Clinically extremely vulnerable patients are expected to be told to contact their GP for Covid advice as the Government is preparing to end all guidance for the group, it has been reported.
Under new plans, expected to be confirmed shortly by the Government, the term ‘clinically extremely vulnerable’ (CEV) will be dropped altogether due to the ‘success of the Covid-19 vaccination programme’.
It comes as the shielding programme for CEV patients was formally ended in September last year.
The i paper has claimed that the Government will offer no further guidance on how to manage Covid risk for around 2 million CEV people, as part of a wider push to live with the virus.
The responsibility to advise people who are CEV will instead fall to GPs and consultants, with those patients advised to contact their practice, it said.
However, these people have not yet been contacted instructing them to do so.
Advice on antivirals, therapeutics and further Covid vaccines is still expected to be offered to people with severely compromised immune systems.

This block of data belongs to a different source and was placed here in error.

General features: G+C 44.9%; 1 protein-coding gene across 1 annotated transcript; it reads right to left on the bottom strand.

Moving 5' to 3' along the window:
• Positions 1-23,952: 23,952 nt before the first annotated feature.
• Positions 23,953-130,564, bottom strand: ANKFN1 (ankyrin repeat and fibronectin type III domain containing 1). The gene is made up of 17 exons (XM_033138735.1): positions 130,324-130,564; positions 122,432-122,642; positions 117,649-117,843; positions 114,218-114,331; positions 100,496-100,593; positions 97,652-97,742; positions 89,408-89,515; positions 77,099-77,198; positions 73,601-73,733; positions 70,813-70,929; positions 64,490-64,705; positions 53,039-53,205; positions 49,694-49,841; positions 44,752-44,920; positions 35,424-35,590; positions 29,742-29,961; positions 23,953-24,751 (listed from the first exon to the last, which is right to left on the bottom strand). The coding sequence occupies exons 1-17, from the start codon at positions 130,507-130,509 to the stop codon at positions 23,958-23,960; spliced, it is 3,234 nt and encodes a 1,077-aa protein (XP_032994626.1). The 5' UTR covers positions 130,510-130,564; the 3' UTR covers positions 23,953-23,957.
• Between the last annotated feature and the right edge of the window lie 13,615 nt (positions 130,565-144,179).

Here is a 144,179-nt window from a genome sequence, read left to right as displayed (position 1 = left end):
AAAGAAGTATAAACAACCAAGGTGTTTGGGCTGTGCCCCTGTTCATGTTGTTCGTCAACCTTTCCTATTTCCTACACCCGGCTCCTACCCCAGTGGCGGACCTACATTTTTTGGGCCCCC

Lord Kamall, the parliamentary under-secretary for the DHSC, is reported to have revealed the change in a written response to Baroness Sal Brinton, a Liberal Democrat peer.
She told the i paper: ‘It’s now down to GPs and consultants to tell their patients what precautions to take, but even that requires the Government to explain this to clinically vulnerable people, which they haven’t.’
Plans to scrap all remaining Covid restrictions are expected to be announced on 21 February, next Monday, with self-isolation rules rumoured to be dropped for people who test positive for Covid.
Free Covid testing is also expected to be axed from next week, according to reports.
When asked if the report is accurate, a DHSC spokesperson said: ‘We have issued public health advice for people whose immune system means they are at higher risk of serious outcomes from Covid-19. This advice remains in place.
‘Those previously considered clinically extremely vulnerable are advised to follow the same guidance as the general public, but to consider taking extra precautions to reduce the risk of catching Covid-19.
‘Vaccines are the best way we can protect ourselves from the virus and we encourage all those eligible to get their jab as soon as they can.’
The DHSC said that the success of the vaccination campaign led to the Government ending the shielding programme in September last year, adding that identifying people as CEV is ‘no longer necessary’.
The news comes as CEV patients are now eligible to receive antiviral and monoclonal antibody treatment if they test positive for Covid.
A version of this article was first published by Pulse’s sister title Management in Practice